Reaching out to other analysts online is also a great idea. There are many analysts on social media sites such as Twitter and LinkedIn who post about their work and are happy to discuss analysis with others. It’s a very supportive community and many analysts are keen to help anyone with a genuine interest in the subject. 

Becoming part of this community is how many people first start to get noticed. “There has been a massive influx of people doing public work, be it on social media or writing blogs who have now been swallowed up by clubs,” Luton Town’s Jay Socik told The Guardian. “I’m one myself and I could reel off 10, 12 examples in the past 12 months.”

Posting your own work online helps you to get your name out so that people working in the game think of you when a position becomes available. A blog can act as a portfolio, showcasing your abilities. If you don’t want to start your own, or want to broaden your audience, there are many websites that publish analysis that you can contribute to.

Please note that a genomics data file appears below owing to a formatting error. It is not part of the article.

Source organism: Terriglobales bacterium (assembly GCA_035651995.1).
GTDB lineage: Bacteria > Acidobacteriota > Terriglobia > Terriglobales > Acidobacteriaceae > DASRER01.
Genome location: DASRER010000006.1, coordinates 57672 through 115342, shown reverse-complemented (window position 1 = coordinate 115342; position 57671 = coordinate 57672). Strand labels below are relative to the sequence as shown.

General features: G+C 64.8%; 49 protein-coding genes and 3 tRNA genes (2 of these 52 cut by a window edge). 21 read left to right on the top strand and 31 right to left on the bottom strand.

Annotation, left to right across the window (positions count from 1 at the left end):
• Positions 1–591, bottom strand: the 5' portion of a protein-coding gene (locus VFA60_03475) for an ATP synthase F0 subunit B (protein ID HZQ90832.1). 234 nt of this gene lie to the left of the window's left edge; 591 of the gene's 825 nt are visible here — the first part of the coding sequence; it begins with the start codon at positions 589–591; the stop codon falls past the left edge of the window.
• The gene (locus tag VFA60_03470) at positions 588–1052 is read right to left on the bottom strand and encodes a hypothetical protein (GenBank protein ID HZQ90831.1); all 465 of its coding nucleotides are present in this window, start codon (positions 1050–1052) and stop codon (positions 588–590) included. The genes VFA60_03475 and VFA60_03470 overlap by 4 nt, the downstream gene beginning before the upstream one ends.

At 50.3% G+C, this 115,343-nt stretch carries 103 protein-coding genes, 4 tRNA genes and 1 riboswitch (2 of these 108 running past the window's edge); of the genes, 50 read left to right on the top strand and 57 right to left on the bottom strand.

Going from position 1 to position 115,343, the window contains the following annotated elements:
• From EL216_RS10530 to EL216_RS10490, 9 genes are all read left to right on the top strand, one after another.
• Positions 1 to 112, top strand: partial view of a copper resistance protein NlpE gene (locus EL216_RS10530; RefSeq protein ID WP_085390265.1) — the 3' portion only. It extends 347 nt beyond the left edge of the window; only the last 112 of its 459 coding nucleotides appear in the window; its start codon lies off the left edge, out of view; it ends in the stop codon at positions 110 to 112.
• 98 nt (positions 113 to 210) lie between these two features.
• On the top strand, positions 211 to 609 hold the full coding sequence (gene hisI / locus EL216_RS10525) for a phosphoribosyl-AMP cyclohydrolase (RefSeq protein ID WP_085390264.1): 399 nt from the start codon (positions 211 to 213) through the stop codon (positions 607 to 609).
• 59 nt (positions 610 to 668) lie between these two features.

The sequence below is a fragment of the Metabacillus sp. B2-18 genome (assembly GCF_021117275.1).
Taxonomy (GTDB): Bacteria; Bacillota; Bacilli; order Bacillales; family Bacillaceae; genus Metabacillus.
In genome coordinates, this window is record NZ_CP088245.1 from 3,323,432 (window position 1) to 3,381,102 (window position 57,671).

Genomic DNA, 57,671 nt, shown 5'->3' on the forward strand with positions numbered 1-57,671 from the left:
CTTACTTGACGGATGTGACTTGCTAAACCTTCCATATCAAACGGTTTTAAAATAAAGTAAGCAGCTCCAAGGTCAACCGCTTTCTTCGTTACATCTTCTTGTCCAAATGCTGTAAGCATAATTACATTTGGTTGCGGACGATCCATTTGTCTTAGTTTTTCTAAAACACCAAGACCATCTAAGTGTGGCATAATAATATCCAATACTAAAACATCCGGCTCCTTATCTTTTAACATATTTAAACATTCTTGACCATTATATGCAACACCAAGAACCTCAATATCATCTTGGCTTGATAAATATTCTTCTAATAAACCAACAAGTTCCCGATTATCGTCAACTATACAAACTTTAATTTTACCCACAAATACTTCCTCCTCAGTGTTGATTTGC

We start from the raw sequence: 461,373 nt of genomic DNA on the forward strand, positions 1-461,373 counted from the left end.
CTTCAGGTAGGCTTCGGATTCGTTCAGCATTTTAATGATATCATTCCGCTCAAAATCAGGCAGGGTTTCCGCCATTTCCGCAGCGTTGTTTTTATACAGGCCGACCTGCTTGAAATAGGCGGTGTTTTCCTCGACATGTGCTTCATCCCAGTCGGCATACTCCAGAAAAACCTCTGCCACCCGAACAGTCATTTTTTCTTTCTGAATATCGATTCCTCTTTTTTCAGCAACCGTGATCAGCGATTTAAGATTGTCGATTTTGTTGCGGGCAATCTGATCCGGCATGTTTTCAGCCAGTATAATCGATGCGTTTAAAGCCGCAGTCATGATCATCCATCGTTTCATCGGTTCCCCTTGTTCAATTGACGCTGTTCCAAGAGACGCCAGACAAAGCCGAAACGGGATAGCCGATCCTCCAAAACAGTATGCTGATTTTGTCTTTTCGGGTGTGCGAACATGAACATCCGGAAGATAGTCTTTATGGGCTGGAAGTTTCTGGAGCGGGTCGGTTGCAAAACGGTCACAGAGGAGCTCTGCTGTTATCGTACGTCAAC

Where to Find Football Analytics Jobs

When you’re ready to start applying for jobs, keep an eye out for opportunities on websites such as Jobs In Football, The Video Analyst, and Futbol Jobs. Most clubs have a job vacancies page on their own website too which you can check to see if they’re hiring.

It’s also a good idea to keep an eye out on social media. You can often find information about which clubs are hiring being shared on these platforms, including by the AnalyiSport LinkedIn and Twitter accounts. 

When you’re applying for a job, read the requirements carefully. If you don’t yet have the skills required, take another look at the courses available and improve your knowledge. Football analytics is a developing field and it’s important to keep yourself up-to-date with the latest ideas and innovations. Be realistic too. For a first job, you’re more likely to get a position at a lower-league club. It’s rare for someone to start at the top.

Becoming an analyst will take time and effort, but if you’re prepared to work hard and learn as much as you can, it’s possible to build a career in the game. Clubs across the world, both big and small, are continuing to invest in analysis and expand their departments. There have never before been so many opportunities.

MoiraM –